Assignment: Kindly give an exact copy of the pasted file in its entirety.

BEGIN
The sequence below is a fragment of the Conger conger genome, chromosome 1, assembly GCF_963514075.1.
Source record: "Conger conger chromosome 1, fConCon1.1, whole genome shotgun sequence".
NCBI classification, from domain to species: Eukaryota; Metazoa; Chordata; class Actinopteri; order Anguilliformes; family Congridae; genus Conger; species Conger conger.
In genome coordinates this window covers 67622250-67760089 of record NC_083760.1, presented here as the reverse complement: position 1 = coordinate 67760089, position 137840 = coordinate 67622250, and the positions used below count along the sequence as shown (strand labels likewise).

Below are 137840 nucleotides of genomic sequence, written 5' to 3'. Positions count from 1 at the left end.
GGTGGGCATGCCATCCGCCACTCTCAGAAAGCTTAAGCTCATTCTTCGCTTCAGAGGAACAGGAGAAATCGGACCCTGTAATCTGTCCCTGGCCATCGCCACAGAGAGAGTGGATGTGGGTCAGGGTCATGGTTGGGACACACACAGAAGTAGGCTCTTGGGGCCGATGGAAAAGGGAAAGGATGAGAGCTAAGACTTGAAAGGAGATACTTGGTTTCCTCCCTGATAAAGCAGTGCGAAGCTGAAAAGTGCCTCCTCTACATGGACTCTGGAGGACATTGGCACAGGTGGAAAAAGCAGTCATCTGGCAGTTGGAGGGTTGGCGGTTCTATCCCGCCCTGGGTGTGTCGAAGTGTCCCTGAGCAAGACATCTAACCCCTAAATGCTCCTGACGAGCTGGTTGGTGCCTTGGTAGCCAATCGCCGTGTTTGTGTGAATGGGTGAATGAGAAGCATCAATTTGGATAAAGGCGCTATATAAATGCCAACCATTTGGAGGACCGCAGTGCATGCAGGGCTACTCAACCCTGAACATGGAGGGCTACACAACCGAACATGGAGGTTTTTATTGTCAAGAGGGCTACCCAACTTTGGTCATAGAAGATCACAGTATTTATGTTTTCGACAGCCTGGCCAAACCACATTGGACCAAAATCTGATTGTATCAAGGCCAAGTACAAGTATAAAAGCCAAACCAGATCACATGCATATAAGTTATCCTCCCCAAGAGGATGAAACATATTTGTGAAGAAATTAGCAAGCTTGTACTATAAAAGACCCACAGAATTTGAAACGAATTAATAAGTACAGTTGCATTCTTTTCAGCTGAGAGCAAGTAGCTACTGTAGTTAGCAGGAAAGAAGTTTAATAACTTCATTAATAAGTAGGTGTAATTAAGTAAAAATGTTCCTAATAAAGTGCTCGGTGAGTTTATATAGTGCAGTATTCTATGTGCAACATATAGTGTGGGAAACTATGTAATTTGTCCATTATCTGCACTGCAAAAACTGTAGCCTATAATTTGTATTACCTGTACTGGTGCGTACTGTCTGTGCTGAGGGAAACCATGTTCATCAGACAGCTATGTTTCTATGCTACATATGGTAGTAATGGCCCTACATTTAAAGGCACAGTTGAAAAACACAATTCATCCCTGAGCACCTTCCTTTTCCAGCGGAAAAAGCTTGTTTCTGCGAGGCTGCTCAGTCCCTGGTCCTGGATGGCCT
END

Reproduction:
The sequence below is a fragment of the Conger conger genome, chromosome 1, assembly GCF_963514075.1.
Source record: "Conger conger chromosome 1, fConCon1.1, whole genome shotgun sequence".
NCBI classification, from domain to species: Eukaryota; Metazoa; Chordata; class Actinopteri; order Anguilliformes; family Congridae; genus Conger; species Conger conger.
In genome coordinates this window covers 67622250-67760089 of record NC_083760.1, presented here as the reverse complement: position 1 = coordinate 67760089, position 137840 = coordinate 67622250, and the positions used below count along the sequence as shown (strand labels likewise).

Below are 137840 nucleotides of genomic sequence, written 5' to 3'. Positions count from 1 at the left end.
GGTGGGCATGCCATCCGCCACTCTCAGAAAGCTTAAGCTCATTCTTCGCTTCAGAGGAACAGGAGAAATCGGACCCTGTAATCTGTCCCTGGCCATCGCCACAGAGAGAGTGGATGTGGGTCAGGGTCATGGTTGGGACACACACAGAAGTAGGCTCTTGGGGCCGATGGAAAAGGGAAAGGATGAGAGCTAAGACTTGAAAGGAGATACTTGGTTTCCTCCCTGATAAAGCAGTGCGAAGCTGAAAAGTGCCTCCTCTACATGGACTCTGGAGGACATTGGCACAGGTGGAAAAAGCAGTCATCTGGCAGTTGGAGGGTTGGCGGTTCTATCCCGCCCTGGGTGTGTCGAAGTGTCCCTGAGCAAGACATCTAACCCCTAAATGCTCCTGACGAGCTGGTTGGTGCCTTGGTAGCCAATCGCCGTGTTTGTGTGAATGGGTGAATGAGAAGCATCAATTTGGATAAAGGCGCTATATAAATGCCAACCATTTGGAGGACCGCAGTGCATGCAGGGCTACTCAACCCTGAACATGGAGGGCTACACAACCGAACATGGAGGTTTTTATTGTCAAGAGGGCTACCCAACTTTGGTCATAGAAGATCACAGTATTTATGTTTTCGACAGCCTGGCCAAACCACATTGGACCAAAATCTGATTGTATCAAGGCCAAGTACAAGTATAAAAGCCAAACCAGATCACATGCATATAAGTTATCCTCCCCAAGAGGATGAAACATATTTGTGAAGAAATTAGCAAGCTTGTACTATAAAAGACCCACAGAATTTGAAACGAATTAATAAGTACAGTTGCATTCTTTTCAGCTGAGAGCAAGTAGCTACTGTAGTTAGCAGGAAAGAAGTTTAATAACTTCATTAATAAGTAGGTGTAATTAAGTAAAAATGTTCCTAATAAAGTGCTCGGTGAGTTTATATAGTGCAGTATTCTATGTGCAACATATAGTGTGGGAAACTATGTAATTTGTCCATTATCTGCACTGCAAAAACTGTAGCCTATAATTTGTATTACCTGTACTGGTGCGTACTGTCTGTGCTGAGGGAAACCATGTTCATCAGACAGCTATGTTTCTATGCTACATATGGTAGTAATGGCCCTACATTTAAAGGCACAGTTGAAAAACACAATTCATCCCTGAGCACCTTCCTTTTCCAGCGGAAAAAGCTTGTTTCTGCGAGGCTGCTCAGTCCCTGGTCCTGGATGGCCT